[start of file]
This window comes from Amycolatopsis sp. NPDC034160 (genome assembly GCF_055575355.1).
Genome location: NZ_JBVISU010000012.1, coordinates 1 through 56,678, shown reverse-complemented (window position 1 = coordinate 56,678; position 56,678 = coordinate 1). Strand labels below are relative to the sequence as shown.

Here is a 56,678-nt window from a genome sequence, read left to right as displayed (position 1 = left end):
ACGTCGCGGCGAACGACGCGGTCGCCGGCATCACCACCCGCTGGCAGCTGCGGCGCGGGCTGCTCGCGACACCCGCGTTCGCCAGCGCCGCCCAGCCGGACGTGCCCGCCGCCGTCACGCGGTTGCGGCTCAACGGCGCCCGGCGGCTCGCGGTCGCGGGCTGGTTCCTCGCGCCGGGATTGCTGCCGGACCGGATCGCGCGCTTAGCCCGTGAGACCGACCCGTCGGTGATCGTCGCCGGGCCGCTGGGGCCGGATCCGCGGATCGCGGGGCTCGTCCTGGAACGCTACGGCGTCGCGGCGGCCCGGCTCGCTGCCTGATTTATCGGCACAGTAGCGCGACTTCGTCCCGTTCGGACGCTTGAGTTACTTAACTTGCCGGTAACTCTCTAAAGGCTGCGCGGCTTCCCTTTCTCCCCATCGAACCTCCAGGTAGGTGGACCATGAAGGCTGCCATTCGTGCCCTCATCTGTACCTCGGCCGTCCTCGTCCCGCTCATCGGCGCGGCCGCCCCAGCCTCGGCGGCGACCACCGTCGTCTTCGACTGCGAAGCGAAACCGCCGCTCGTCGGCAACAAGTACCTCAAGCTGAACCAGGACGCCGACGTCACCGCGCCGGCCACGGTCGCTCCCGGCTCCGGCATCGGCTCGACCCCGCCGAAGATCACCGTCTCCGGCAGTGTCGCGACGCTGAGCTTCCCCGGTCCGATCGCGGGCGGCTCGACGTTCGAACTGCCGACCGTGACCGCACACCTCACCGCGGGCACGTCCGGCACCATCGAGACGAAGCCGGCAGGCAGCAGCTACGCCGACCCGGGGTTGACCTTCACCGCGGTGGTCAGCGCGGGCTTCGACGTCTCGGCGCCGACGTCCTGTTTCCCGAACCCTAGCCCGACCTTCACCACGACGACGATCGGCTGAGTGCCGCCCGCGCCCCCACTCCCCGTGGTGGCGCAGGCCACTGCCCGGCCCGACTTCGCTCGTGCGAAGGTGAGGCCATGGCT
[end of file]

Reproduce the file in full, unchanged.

This window comes from Amycolatopsis sp. NPDC034160 (genome assembly GCF_055575355.1).
Genome location: NZ_JBVISU010000012.1, coordinates 1 through 56,678, shown reverse-complemented (window position 1 = coordinate 56,678; position 56,678 = coordinate 1). Strand labels below are relative to the sequence as shown.

Here is a 56,678-nt window from a genome sequence, read left to right as displayed (position 1 = left end):
ACGTCGCGGCGAACGACGCGGTCGCCGGCATCACCACCCGCTGGCAGCTGCGGCGCGGGCTGCTCGCGACACCCGCGTTCGCCAGCGCCGCCCAGCCGGACGTGCCCGCCGCCGTCACGCGGTTGCGGCTCAACGGCGCCCGGCGGCTCGCGGTCGCGGGCTGGTTCCTCGCGCCGGGATTGCTGCCGGACCGGATCGCGCGCTTAGCCCGTGAGACCGACCCGTCGGTGATCGTCGCCGGGCCGCTGGGGCCGGATCCGCGGATCGCGGGGCTCGTCCTGGAACGCTACGGCGTCGCGGCGGCCCGGCTCGCTGCCTGATTTATCGGCACAGTAGCGCGACTTCGTCCCGTTCGGACGCTTGAGTTACTTAACTTGCCGGTAACTCTCTAAAGGCTGCGCGGCTTCCCTTTCTCCCCATCGAACCTCCAGGTAGGTGGACCATGAAGGCTGCCATTCGTGCCCTCATCTGTACCTCGGCCGTCCTCGTCCCGCTCATCGGCGCGGCCGCCCCAGCCTCGGCGGCGACCACCGTCGTCTTCGACTGCGAAGCGAAACCGCCGCTCGTCGGCAACAAGTACCTCAAGCTGAACCAGGACGCCGACGTCACCGCGCCGGCCACGGTCGCTCCCGGCTCCGGCATCGGCTCGACCCCGCCGAAGATCACCGTCTCCGGCAGTGTCGCGACGCTGAGCTTCCCCGGTCCGATCGCGGGCGGCTCGACGTTCGAACTGCCGACCGTGACCGCACACCTCACCGCGGGCACGTCCGGCACCATCGAGACGAAGCCGGCAGGCAGCAGCTACGCCGACCCGGGGTTGACCTTCACCGCGGTGGTCAGCGCGGGCTTCGACGTCTCGGCGCCGACGTCCTGTTTCCCGAACCCTAGCCCGACCTTCACCACGACGACGATCGGCTGAGTGCCGCCCGCGCCCCCACTCCCCGTGGTGGCGCAGGCCACTGCCCGGCCCGACTTCGCTCGTGCGAAGGTGAGGCCATGGCT